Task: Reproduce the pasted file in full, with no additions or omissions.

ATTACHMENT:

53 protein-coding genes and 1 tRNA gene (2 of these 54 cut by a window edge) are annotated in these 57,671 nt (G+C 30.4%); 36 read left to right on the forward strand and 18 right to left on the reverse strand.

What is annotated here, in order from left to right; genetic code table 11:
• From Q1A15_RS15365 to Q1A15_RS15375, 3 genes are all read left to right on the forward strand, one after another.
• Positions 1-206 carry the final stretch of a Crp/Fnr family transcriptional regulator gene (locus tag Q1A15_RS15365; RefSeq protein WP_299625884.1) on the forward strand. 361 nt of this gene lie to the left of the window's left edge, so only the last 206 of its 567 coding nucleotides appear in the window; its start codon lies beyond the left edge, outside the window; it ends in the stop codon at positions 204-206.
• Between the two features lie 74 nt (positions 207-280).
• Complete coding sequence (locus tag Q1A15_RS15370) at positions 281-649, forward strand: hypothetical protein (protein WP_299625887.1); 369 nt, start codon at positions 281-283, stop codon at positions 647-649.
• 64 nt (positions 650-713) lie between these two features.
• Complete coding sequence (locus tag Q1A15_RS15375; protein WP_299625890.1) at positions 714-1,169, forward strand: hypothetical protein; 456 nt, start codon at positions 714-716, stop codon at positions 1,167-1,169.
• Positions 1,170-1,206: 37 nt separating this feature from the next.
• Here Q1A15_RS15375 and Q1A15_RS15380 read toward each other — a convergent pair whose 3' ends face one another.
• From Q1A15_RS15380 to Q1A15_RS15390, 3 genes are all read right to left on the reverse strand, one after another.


53 protein-coding genes and 1 tRNA gene (2 of these 54 cut by a window edge) are annotated in these 57,671 nt (G+C 30.4%); 36 read left to right on the forward strand and 18 right to left on the reverse strand.

What is annotated here, in order from left to right; genetic code table 11:
• From Q1A15_RS15365 to Q1A15_RS15375, 3 genes are all read left to right on the forward strand, one after another.
• Positions 1-206 carry the final stretch of a Crp/Fnr family transcriptional regulator gene (locus tag Q1A15_RS15365; RefSeq protein WP_299625884.1) on the forward strand. 361 nt of this gene lie to the left of the window's left edge, so only the last 206 of its 567 coding nucleotides appear in the window; its start codon lies beyond the left edge, outside the window; it ends in the stop codon at positions 204-206.
• Between the two features lie 74 nt (positions 207-280).
• Complete coding sequence (locus tag Q1A15_RS15370) at positions 281-649, forward strand: hypothetical protein (protein WP_299625887.1); 369 nt, start codon at positions 281-283, stop codon at positions 647-649.
• 64 nt (positions 650-713) lie between these two features.
• Complete coding sequence (locus tag Q1A15_RS15375; protein WP_299625890.1) at positions 714-1,169, forward strand: hypothetical protein; 456 nt, start codon at positions 714-716, stop codon at positions 1,167-1,169.
• Positions 1,170-1,206: 37 nt separating this feature from the next.
• Here Q1A15_RS15375 and Q1A15_RS15380 read toward each other — a convergent pair whose 3' ends face one another.
• From Q1A15_RS15380 to Q1A15_RS15390, 3 genes are all read right to left on the reverse strand, one after another.